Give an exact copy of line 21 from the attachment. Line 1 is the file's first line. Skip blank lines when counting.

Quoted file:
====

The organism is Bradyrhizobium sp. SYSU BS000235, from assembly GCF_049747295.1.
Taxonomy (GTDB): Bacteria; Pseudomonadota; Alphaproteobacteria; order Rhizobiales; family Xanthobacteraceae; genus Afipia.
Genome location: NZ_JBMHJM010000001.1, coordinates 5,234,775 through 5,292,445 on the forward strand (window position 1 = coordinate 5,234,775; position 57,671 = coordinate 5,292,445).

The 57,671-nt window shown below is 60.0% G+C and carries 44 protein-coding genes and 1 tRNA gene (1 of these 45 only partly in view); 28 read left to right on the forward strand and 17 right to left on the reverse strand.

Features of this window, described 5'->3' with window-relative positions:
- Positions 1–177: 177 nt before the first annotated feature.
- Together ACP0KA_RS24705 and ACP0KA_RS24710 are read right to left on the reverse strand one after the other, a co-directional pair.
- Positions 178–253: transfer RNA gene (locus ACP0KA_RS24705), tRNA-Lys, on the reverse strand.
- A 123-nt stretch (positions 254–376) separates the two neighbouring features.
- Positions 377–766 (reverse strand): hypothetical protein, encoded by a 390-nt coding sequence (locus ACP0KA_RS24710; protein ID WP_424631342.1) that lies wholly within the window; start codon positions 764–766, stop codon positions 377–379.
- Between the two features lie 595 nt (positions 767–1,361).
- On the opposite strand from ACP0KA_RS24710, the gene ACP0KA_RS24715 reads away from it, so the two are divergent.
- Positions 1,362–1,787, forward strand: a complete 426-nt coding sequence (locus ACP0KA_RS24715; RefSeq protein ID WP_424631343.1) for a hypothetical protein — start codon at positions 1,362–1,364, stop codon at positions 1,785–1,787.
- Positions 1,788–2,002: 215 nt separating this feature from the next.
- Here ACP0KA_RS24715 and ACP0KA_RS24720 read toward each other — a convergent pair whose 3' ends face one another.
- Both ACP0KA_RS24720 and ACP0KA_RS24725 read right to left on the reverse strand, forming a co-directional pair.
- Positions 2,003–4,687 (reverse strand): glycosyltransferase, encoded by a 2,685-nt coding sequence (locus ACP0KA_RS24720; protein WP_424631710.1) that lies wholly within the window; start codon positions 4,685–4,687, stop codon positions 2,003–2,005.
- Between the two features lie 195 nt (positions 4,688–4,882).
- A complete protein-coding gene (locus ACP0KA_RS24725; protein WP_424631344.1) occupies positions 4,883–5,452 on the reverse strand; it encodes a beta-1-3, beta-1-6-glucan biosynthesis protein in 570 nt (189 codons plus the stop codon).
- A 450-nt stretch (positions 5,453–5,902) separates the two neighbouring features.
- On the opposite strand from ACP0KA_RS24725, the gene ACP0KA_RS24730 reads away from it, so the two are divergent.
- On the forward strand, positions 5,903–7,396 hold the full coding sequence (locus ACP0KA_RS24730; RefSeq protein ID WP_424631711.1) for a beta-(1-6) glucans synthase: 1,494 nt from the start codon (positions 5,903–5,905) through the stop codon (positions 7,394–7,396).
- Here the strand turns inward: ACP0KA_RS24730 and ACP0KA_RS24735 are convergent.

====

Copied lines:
- On the opposite strand from ACP0KA_RS24725, the gene ACP0KA_RS24730 reads away from it, so the two are divergent.